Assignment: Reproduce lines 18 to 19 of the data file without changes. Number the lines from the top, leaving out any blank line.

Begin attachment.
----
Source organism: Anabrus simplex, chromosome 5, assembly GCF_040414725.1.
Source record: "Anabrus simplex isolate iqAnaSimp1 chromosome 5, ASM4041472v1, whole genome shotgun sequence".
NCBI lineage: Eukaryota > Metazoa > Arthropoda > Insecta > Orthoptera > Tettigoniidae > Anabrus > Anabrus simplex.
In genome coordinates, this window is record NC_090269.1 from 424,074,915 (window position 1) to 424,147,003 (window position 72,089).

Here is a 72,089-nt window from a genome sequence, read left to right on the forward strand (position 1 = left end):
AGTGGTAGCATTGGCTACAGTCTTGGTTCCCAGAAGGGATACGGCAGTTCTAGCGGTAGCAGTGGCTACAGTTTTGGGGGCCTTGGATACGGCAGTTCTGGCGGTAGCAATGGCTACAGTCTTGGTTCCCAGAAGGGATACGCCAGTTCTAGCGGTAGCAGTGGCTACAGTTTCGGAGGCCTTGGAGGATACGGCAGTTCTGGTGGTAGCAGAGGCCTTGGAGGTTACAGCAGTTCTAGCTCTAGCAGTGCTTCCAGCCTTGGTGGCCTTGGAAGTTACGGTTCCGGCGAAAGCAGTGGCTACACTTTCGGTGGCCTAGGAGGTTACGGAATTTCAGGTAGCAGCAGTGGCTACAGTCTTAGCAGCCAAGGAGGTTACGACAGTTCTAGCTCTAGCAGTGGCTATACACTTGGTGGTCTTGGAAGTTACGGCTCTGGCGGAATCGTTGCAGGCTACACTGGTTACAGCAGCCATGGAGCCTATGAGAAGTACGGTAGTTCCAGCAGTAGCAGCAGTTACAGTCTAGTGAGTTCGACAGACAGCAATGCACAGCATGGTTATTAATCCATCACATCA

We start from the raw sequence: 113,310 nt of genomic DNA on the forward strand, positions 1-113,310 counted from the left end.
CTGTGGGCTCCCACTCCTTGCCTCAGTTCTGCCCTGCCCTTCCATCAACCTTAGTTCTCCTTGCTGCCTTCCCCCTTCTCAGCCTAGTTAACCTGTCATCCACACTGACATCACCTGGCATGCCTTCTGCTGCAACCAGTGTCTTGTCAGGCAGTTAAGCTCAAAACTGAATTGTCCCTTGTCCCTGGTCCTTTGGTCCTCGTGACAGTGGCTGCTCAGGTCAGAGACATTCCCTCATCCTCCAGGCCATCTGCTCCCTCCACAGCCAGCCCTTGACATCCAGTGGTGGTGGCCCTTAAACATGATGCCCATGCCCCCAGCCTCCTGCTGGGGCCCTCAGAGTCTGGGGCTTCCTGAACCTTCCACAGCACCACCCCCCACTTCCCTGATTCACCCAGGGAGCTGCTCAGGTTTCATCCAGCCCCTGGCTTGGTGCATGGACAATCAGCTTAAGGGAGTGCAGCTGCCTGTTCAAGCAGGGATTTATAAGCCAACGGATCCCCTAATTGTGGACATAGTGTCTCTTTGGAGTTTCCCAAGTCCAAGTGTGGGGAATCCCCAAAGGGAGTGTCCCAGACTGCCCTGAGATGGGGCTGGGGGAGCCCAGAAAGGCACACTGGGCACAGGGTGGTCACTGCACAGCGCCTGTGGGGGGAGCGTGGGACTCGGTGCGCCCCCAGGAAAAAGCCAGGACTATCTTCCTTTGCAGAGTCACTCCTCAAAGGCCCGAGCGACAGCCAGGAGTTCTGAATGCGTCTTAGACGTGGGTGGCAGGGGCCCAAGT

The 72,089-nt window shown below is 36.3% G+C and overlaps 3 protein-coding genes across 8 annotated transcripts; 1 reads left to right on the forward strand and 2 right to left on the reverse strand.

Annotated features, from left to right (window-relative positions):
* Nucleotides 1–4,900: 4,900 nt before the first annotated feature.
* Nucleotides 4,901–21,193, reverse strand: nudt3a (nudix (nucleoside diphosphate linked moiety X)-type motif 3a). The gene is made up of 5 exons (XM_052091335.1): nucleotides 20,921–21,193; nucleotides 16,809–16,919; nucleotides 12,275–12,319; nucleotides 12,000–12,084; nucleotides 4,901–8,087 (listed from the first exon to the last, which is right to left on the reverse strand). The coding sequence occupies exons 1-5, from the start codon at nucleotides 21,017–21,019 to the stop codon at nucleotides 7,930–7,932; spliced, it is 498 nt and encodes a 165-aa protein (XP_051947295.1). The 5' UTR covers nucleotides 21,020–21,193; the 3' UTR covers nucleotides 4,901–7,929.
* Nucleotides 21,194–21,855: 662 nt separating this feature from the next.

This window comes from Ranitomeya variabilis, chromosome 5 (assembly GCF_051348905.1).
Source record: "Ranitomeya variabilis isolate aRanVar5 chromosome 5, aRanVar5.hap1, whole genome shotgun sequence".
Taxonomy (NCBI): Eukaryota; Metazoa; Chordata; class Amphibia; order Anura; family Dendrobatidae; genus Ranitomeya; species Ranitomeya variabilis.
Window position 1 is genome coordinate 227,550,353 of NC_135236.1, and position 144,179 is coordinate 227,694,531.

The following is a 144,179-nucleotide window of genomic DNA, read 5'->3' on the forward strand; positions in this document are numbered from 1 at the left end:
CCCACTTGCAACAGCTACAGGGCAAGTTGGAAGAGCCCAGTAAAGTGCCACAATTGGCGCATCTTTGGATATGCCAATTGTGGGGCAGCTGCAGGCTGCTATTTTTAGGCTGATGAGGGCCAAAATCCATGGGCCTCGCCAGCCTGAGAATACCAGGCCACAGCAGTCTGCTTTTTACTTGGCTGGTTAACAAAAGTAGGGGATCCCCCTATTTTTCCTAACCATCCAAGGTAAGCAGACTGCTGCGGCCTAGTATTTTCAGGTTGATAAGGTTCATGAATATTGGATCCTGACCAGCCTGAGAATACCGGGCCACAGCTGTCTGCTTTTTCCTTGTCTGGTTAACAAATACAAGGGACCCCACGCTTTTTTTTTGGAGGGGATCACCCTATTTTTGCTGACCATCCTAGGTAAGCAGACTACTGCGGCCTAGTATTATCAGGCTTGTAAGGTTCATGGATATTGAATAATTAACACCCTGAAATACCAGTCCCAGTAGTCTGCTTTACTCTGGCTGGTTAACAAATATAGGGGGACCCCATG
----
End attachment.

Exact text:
The following is a 144,179-nucleotide window of genomic DNA, read 5'->3' on the forward strand; positions in this document are numbered from 1 at the left end:
CCCACTTGCAACAGCTACAGGGCAAGTTGGAAGAGCCCAGTAAAGTGCCACAATTGGCGCATCTTTGGATATGCCAATTGTGGGGCAGCTGCAGGCTGCTATTTTTAGGCTGATGAGGGCCAAAATCCATGGGCCTCGCCAGCCTGAGAATACCAGGCCACAGCAGTCTGCTTTTTACTTGGCTGGTTAACAAAAGTAGGGGATCCCCCTATTTTTCCTAACCATCCAAGGTAAGCAGACTGCTGCGGCCTAGTATTTTCAGGTTGATAAGGTTCATGAATATTGGATCCTGACCAGCCTGAGAATACCGGGCCACAGCTGTCTGCTTTTTCCTTGTCTGGTTAACAAATACAAGGGACCCCACGCTTTTTTTTTGGAGGGGATCACCCTATTTTTGCTGACCATCCTAGGTAAGCAGACTACTGCGGCCTAGTATTATCAGGCTTGTAAGGTTCATGGATATTGAATAATTAACACCCTGAAATACCAGTCCCAGTAGTCTGCTTTACTCTGGCTGGTTAACAAATATAGGGGGACCCCATG